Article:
The Wild Card in Israel’s Elections

March 9 2015

Israel’s constitution requires that the premiership go to the head of the party receiving not a plurality but a majority—that is, 61, of the 120 Knesset seats. Since, given the country’s fractious political system, neither Likud nor its primary rival, Zionist Union, can emerge victorious alone or even with one or two medium-sized parties, each would have to form a coalition with various smaller parties, some of which could swing right or left. But, writes Haviv Rettig Gur, there’s also another variable in the equation:

With no candidate winning the 61 recommendations for an outright appointment, the president may decide to force a national-unity government. Can the president do that? Yes, with surprising ease.

It is completely within President [Reuven] Rivlin’s constitutional rights to offer both [Isaac] Herzog and [Benjamin] Netanyahu an ultimatum: agree to a national-unity government, dividing the premiership by rotation, or see your opponent get the first chance at premier. The simple fact that so much of the next Knesset won’t be beholden to either left or right makes this a possibility, since Herzog would likely be able to gather together a coalition with nearly as much ease as Netanyahu.

But would Rivlin force his will onto grudging coalition partners? Netanyahu think so. This was the fear that drove him to oppose Rivlin’s candidacy for president last year.

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Read more at Times of Israel

More about: Benjamin Netanyahu, Israel & Zionism, Israeli politics, Labor, Likud, Reuven Rivlin

 

Europe-Israel Relations Have Been Transformed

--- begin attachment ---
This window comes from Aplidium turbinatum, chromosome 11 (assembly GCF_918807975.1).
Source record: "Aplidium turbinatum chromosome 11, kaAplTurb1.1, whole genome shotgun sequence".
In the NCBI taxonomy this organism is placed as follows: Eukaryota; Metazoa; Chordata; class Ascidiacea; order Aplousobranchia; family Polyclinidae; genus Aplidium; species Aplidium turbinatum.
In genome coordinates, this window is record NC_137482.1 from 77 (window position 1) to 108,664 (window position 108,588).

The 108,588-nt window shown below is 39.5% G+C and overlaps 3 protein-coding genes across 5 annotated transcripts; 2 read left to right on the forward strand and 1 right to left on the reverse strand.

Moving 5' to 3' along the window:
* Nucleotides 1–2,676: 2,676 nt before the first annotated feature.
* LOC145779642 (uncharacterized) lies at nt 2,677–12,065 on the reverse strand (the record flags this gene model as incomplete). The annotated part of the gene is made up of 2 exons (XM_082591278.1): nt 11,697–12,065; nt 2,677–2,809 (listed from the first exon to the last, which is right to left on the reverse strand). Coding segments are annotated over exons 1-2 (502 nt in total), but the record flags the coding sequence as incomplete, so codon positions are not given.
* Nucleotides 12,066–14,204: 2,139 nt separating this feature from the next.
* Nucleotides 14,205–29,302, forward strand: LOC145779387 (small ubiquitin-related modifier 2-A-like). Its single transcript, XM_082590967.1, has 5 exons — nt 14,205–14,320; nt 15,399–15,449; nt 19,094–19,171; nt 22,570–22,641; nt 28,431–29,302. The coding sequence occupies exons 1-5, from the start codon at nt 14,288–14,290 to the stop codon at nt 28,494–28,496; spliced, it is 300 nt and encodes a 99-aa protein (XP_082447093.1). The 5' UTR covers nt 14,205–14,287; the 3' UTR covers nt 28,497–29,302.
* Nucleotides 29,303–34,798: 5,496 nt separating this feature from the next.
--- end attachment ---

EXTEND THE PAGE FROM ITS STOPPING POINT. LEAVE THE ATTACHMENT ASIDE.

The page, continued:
On Monday, Israel and the EU held their first “association council” meeting since 2012, resuming what was once an annual event, equivalent to the meetings Brussels conducts with many other countries. Although the summit didn’t produce any major agreements or diplomatic breakthroughs, writes Shany Mor, it is a sign of a dramatic change that has occurred over the past decade. The very fact that the discussion focused on energy, counterterrorism, military technology, and the situation in Ukraine—rather than on the Israel-Palestinian conflict—is evidence of this change:

Israel is no longer the isolated and boycotted outpost in the Middle East that it was for most of its history. It has peace treaties with six Arab states now, four of which were signed since the last association council meeting. There are direct flights from Tel Aviv to major cities in the region and a burgeoning trade between Israel and Gulf monarchies, including those without official relations.

It is a player in the regional alliance systems of both the Gulf and the eastern Mediterranean, just as it has also become a net energy exporter due to the discovery of large gas deposits of its shoreline. None of this was the case at the last council meeting in 2012. [Moreover], Israel has cultivated deep ties with a number of new member states in the EU from Central and Eastern Europe, whose presence in Brussels bridges cultural ideological gaps that were once much wider.

Beyond the diplomatic shifts, however, is an even larger change that has happened in European-Israeli relations. The tiny Israel defined by its conflict with the Arabs that Europeans once knew is no more. When the first Cooperation Agreement [between Israel and the EU’s precursor] was signed in 1975, Israel, with its three million people, was smaller than all the European member states save Luxembourg. Sometime in the next two years, the Israeli population will cross the 10 million mark, making it significantly larger than Ireland, Denmark, Finland, and Austria (among others), and roughly equal in population to Greece, Portugal, and Sweden.

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Read more at Jerusalem Post

More about: Abraham Accords, Europe and Israel, European Union, Israeli gas